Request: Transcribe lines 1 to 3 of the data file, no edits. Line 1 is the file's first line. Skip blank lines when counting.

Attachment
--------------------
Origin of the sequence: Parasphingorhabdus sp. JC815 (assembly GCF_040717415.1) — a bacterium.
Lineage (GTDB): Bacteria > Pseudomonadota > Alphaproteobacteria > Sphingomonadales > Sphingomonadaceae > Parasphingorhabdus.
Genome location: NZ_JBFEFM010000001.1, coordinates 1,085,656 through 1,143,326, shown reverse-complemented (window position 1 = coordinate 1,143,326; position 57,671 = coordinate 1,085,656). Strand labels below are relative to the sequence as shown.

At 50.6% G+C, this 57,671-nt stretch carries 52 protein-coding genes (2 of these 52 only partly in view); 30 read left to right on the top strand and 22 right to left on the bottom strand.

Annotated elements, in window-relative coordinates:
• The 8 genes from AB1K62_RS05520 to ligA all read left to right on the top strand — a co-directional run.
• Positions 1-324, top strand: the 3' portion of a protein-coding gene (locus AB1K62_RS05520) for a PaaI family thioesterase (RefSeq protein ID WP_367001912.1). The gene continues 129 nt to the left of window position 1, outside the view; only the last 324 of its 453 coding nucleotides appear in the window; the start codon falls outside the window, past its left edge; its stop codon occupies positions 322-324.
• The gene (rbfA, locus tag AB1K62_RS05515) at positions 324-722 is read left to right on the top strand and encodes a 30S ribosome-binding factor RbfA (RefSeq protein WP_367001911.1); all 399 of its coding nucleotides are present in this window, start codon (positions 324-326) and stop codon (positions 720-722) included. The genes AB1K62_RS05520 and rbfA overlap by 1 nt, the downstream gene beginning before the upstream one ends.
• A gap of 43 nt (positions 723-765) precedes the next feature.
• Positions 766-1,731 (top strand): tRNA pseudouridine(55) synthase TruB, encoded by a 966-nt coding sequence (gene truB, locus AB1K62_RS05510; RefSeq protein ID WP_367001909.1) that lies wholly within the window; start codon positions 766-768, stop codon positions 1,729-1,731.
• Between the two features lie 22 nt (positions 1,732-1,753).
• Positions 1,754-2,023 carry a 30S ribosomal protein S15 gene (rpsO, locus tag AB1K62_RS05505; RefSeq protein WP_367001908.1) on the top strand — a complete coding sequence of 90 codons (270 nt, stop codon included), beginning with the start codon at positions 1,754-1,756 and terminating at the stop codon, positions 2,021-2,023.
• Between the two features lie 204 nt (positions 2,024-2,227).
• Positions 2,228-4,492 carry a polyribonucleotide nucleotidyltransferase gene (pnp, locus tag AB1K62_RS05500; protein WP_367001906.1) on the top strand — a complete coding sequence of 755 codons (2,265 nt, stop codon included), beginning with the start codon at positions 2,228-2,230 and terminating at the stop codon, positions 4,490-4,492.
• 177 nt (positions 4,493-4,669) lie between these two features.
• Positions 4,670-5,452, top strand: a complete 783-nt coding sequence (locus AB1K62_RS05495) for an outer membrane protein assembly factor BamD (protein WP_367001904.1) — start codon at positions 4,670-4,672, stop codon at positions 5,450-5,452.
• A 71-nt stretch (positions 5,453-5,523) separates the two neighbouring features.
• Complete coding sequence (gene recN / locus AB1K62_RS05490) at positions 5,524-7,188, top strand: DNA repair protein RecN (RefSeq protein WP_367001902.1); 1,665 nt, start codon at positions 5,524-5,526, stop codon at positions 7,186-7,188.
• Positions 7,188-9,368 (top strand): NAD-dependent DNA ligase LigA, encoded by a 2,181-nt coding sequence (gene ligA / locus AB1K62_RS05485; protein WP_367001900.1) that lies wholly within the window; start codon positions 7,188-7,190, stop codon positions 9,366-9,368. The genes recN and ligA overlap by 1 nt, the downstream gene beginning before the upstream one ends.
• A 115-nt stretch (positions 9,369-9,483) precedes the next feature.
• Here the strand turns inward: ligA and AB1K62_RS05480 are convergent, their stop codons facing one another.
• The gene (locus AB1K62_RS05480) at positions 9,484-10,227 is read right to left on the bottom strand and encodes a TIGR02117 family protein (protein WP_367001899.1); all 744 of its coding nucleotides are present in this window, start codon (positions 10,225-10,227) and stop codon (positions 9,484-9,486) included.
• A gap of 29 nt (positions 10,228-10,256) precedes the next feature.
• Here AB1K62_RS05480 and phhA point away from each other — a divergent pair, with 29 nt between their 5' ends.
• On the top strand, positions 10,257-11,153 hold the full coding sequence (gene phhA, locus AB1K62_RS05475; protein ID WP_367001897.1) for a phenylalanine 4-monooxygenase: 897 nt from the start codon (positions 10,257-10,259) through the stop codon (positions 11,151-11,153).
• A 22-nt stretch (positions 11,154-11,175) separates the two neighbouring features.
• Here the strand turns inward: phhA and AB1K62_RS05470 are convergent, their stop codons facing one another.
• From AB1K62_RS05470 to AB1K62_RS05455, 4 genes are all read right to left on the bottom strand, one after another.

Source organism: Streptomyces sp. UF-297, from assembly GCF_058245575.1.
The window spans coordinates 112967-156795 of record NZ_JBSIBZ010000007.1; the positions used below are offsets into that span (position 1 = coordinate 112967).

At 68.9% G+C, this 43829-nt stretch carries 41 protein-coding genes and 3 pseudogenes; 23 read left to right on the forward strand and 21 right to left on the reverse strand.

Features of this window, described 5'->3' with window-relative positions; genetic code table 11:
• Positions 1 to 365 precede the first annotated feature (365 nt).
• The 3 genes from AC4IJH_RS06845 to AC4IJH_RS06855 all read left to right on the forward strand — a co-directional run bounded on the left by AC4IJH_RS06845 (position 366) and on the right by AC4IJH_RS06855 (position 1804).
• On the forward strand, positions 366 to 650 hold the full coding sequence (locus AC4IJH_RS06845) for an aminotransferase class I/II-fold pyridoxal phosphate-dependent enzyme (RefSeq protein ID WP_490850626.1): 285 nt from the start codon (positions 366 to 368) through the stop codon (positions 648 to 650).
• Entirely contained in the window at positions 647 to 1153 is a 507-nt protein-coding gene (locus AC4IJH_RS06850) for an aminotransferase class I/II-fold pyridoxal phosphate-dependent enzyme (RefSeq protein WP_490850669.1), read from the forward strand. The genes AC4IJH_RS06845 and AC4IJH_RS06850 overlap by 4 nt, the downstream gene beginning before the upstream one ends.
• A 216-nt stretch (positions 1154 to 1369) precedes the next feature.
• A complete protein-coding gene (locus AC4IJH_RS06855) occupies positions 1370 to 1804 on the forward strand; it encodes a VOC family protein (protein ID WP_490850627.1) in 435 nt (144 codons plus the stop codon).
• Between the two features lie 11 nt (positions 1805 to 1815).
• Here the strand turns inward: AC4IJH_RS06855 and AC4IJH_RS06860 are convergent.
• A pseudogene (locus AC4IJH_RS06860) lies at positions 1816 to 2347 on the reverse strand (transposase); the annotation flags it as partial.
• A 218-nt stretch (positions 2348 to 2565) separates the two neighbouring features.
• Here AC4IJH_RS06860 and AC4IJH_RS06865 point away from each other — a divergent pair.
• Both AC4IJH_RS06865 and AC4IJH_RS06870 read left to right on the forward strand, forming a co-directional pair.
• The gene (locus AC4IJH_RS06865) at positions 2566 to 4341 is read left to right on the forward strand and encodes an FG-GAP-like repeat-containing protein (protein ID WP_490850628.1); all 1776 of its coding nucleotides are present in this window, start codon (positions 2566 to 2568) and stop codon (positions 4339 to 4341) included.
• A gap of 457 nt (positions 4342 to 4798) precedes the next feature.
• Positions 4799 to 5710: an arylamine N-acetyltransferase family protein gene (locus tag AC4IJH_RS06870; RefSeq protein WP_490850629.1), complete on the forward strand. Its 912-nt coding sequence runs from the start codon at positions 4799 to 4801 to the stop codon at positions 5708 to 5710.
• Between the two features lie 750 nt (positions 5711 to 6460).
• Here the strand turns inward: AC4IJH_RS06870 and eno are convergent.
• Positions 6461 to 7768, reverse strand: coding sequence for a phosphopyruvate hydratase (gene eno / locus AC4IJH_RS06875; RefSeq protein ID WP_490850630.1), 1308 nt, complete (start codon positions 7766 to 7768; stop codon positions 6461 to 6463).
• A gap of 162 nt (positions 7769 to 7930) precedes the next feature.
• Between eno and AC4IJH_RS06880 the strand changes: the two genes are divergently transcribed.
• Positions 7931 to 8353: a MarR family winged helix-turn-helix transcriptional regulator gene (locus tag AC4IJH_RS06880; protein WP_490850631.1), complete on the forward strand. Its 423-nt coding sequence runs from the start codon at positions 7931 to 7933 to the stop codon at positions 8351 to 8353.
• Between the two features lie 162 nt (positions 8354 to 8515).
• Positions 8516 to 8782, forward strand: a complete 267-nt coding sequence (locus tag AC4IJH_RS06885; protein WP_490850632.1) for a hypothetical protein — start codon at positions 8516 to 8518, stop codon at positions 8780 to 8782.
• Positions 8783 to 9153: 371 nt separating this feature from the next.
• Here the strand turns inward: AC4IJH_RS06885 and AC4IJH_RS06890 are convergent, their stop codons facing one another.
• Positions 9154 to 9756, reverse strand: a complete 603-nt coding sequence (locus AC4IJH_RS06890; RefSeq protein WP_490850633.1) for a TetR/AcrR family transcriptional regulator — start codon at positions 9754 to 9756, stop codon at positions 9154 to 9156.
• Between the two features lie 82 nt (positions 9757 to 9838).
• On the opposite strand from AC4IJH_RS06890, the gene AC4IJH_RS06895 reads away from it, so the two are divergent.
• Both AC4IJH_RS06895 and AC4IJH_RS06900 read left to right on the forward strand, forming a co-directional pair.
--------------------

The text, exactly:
Origin of the sequence: Parasphingorhabdus sp. JC815 (assembly GCF_040717415.1) — a bacterium.
Lineage (GTDB): Bacteria > Pseudomonadota > Alphaproteobacteria > Sphingomonadales > Sphingomonadaceae > Parasphingorhabdus.
Genome location: NZ_JBFEFM010000001.1, coordinates 1,085,656 through 1,143,326, shown reverse-complemented (window position 1 = coordinate 1,143,326; position 57,671 = coordinate 1,085,656). Strand labels below are relative to the sequence as shown.